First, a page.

But the money saved by the health reform is hardly worthy to be compared with the physical, mental, moral, and spiritual benefits derived from correct habits of life. Health is man’s capital, the value of which cannot be computed in dollars and cents. And self-denial of hurtful indulgences strengthens and elevates the moral powers, while the mental and spiritual become clearer, with an improved physical condition.LIFSK 386.1

    The real health reformer, who is true to the principles he adopts, enjoys a comparative freedom from pain, a clearness of thought, a calmness of nerve and temper, a release from dark forebodings and the horrors of a diseased conscience, which freedom constitutes, in a very great degree, the pleasure of existence. His senses are clear and keen, and he enjoys the glories of nature wherever his eye meets them, and the delights of a restored taste in the proper use of healthful food. Such an one finds himself, as it were, in a second Eden, almost in the enjoyment of the blessings of the first, when “out of the ground made the Lord God to grow every tree that is pleasant to the sight, and good for food.”LIFSK 386.2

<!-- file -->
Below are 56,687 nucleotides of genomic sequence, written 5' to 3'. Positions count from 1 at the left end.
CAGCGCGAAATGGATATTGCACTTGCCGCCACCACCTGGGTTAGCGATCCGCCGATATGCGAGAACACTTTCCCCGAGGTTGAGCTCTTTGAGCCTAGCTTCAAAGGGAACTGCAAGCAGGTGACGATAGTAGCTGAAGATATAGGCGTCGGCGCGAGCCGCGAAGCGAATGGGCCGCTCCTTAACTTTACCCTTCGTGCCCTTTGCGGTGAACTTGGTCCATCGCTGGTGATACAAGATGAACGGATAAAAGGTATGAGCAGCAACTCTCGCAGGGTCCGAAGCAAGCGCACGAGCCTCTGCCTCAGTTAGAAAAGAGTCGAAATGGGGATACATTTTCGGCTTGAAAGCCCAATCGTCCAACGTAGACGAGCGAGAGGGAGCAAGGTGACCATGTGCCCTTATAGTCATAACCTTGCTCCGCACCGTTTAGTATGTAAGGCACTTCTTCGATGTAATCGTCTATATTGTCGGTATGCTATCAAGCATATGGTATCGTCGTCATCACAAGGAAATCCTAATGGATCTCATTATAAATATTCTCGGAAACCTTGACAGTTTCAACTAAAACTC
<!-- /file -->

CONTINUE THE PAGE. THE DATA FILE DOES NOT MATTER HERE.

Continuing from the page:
True, we are not really in Paradise restored to its Eden glory; but having it in full prospect, soon to be given to the pure, we really do not see the need of passing an imaginary and self-made purgatory in reaching the heavenly plains. Thousands of health reformers know, by happy experience, the things of which we speak. To those who do not, we would say, Change from your gross habits of life, wash up, and cheer up. God lives and reigns, and wills that you be well and happy, and make the best of the ills of this mortal life; and, if true to God and yourselves, he will, ere long, give you life eternal.LIFSK 386.3

    Health reform, with the money saved, and all its inestimable blessings, is a Godsend. We appeal especially to our friends who rejoice in the reform: What shall we render to the Lord for these benefits? Shall we covetously invest the money saved, in lands, houses, horses, carriages, furniture, fine clothing, and the like? Or, shall we consecrate it to the cause of health reform, as a thank-offering to God for the good we have received? Those who love self supremely will do the former. Those who love God and humanity will sacredly consecrate to the Battle Creek Sanitarium the money saved to them by adopting the health reform.LIFSK 387.1